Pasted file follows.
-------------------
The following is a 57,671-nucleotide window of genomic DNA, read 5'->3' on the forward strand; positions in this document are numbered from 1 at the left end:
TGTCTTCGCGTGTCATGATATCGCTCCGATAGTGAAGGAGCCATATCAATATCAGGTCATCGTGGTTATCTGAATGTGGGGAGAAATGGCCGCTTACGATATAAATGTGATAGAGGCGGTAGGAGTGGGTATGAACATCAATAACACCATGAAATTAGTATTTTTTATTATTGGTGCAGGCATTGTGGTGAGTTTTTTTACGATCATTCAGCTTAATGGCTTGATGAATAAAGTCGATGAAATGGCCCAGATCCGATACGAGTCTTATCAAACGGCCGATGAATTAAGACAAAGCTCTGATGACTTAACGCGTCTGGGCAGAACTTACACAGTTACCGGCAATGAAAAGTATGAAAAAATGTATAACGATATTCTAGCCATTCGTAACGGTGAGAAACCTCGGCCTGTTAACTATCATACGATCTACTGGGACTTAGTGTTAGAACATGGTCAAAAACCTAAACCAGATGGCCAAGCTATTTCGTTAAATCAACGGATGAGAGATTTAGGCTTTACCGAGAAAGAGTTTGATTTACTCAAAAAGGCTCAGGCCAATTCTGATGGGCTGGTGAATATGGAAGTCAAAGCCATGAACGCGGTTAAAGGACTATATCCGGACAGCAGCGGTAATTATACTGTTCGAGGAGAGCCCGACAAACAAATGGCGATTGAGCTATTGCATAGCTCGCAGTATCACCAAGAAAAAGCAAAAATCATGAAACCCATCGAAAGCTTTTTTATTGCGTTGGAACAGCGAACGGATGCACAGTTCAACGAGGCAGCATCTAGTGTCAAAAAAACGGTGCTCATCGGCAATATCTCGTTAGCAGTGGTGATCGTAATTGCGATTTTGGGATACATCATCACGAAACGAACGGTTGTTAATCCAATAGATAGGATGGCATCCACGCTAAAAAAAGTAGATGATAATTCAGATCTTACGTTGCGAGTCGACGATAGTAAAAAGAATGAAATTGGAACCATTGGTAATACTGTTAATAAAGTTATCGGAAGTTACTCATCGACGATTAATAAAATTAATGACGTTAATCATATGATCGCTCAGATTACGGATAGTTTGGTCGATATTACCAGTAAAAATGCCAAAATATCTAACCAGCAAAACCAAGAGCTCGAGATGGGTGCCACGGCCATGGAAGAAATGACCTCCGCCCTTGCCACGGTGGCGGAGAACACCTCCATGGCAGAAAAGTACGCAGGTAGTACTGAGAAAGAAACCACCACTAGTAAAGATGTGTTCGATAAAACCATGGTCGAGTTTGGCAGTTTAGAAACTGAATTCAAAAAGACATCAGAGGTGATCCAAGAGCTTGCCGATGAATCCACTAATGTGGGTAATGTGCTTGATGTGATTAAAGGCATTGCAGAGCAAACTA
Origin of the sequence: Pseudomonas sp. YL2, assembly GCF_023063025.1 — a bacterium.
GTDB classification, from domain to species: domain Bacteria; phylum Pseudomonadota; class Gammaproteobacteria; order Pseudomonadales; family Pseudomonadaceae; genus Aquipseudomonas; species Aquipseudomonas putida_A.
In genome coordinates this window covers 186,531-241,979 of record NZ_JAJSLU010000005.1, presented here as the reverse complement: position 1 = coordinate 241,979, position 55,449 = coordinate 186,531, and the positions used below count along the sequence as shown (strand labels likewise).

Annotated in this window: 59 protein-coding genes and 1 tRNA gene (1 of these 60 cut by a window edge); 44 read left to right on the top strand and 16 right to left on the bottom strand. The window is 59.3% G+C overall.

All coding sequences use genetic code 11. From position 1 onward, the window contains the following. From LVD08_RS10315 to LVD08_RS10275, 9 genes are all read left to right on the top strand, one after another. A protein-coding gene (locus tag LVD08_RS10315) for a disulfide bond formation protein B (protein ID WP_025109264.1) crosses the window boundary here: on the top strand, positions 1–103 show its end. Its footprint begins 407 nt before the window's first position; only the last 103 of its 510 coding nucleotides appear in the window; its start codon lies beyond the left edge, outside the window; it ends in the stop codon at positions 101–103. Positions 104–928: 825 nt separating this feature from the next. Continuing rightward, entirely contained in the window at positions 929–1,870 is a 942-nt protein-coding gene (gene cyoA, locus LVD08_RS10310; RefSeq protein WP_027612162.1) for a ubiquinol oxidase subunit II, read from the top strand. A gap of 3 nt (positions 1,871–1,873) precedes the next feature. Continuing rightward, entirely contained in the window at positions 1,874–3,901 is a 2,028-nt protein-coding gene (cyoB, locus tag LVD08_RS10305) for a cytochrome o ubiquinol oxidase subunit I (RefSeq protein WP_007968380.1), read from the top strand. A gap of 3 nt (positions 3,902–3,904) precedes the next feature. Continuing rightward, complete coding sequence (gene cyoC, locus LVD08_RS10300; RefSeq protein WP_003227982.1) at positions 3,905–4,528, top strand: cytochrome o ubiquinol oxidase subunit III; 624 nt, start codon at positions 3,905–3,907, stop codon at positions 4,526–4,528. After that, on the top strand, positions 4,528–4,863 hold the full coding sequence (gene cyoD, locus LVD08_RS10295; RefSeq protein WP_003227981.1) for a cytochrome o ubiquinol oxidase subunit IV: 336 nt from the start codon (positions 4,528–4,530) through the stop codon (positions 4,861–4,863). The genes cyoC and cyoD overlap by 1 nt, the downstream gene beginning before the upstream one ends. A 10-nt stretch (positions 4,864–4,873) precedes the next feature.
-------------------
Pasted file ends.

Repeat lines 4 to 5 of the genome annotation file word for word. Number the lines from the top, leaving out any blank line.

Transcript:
GTDB classification, from domain to species: domain Bacteria; phylum Pseudomonadota; class Gammaproteobacteria; order Pseudomonadales; family Pseudomonadaceae; genus Aquipseudomonas; species Aquipseudomonas putida_A.
In genome coordinates this window covers 186,531-241,979 of record NZ_JAJSLU010000005.1, presented here as the reverse complement: position 1 = coordinate 241,979, position 55,449 = coordinate 186,531, and the positions used below count along the sequence as shown (strand labels likewise).